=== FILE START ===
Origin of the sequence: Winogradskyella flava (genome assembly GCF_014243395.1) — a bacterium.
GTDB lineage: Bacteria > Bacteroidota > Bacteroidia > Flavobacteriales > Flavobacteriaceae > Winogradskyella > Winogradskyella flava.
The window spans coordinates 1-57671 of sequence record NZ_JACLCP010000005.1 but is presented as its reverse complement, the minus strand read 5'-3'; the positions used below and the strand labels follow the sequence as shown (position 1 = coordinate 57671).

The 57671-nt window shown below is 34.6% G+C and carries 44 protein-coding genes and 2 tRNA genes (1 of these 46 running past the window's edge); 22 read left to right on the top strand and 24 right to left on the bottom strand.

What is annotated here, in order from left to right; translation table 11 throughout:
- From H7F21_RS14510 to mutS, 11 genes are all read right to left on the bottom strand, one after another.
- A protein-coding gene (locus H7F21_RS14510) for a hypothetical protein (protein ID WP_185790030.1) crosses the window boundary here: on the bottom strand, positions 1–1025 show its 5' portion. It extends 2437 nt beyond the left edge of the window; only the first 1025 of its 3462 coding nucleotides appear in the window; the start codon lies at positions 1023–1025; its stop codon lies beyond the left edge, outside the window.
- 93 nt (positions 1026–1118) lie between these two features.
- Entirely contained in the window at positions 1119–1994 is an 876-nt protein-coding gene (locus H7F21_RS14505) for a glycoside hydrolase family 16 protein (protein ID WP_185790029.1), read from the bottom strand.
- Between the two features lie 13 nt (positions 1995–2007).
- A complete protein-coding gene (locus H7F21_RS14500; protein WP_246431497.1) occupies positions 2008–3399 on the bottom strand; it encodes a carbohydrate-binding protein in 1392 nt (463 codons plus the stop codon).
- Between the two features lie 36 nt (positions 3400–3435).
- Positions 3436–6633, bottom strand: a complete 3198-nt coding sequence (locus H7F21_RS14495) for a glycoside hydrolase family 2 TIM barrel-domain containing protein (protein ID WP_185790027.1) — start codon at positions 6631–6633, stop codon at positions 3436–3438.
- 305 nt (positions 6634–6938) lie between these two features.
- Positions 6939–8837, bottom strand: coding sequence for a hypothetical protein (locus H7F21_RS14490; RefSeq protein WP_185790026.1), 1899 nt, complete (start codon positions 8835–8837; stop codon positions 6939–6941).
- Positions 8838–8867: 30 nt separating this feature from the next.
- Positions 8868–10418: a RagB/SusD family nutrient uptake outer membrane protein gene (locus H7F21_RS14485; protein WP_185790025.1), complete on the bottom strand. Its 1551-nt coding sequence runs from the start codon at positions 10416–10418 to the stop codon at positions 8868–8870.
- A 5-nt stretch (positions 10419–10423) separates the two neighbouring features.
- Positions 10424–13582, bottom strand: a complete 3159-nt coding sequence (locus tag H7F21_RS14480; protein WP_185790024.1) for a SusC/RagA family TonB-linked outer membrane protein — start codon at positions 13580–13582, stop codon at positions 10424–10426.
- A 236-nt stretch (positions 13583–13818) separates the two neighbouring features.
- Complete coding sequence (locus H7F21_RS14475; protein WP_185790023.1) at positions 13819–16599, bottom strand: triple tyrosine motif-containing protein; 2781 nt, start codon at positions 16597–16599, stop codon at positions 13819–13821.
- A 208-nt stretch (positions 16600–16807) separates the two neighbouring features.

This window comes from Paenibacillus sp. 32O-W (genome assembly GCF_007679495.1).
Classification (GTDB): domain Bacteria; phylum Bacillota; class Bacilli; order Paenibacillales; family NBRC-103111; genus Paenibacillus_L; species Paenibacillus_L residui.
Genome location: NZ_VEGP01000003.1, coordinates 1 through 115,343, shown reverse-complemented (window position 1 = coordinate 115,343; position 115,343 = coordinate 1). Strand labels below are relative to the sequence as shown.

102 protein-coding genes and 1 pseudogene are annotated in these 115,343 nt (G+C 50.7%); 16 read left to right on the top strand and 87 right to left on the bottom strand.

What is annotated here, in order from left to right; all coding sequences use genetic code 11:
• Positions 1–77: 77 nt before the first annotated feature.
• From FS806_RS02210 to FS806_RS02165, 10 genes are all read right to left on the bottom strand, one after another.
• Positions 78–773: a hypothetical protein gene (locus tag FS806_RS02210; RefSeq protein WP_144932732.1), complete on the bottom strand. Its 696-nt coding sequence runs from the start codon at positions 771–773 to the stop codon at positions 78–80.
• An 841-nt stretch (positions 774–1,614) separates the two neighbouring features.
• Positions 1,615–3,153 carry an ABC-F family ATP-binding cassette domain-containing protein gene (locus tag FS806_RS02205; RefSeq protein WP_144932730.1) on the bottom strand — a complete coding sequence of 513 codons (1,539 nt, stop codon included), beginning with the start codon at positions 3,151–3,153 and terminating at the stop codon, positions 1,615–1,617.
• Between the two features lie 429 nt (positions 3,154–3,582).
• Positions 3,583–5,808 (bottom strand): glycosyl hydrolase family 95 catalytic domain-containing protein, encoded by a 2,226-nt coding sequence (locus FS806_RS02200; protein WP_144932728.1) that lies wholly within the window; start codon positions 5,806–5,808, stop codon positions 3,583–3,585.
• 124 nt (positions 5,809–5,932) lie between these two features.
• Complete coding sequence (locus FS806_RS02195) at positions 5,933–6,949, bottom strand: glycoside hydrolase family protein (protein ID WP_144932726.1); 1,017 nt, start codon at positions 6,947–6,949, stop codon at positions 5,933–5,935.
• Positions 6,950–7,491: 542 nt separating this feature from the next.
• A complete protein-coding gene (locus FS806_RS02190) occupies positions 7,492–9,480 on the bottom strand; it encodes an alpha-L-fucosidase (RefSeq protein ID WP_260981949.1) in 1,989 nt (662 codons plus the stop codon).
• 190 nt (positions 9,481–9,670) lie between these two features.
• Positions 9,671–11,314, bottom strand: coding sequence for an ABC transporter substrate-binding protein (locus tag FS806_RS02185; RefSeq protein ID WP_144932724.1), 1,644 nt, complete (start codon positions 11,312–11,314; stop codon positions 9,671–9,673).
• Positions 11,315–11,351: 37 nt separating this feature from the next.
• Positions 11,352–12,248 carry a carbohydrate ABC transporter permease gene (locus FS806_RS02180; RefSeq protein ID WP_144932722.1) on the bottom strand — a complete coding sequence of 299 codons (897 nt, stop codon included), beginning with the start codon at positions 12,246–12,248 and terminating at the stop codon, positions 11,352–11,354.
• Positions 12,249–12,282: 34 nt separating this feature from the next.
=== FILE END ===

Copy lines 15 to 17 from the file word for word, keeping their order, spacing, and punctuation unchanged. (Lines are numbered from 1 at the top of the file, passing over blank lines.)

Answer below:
- Positions 6939–8837, bottom strand: coding sequence for a hypothetical protein (locus H7F21_RS14490; RefSeq protein WP_185790026.1), 1899 nt, complete (start codon positions 8835–8837; stop codon positions 6939–6941).
- Positions 8838–8867: 30 nt separating this feature from the next.
- Positions 8868–10418: a RagB/SusD family nutrient uptake outer membrane protein gene (locus H7F21_RS14485; protein WP_185790025.1), complete on the bottom strand. Its 1551-nt coding sequence runs from the start codon at positions 10416–10418 to the stop codon at positions 8868–8870.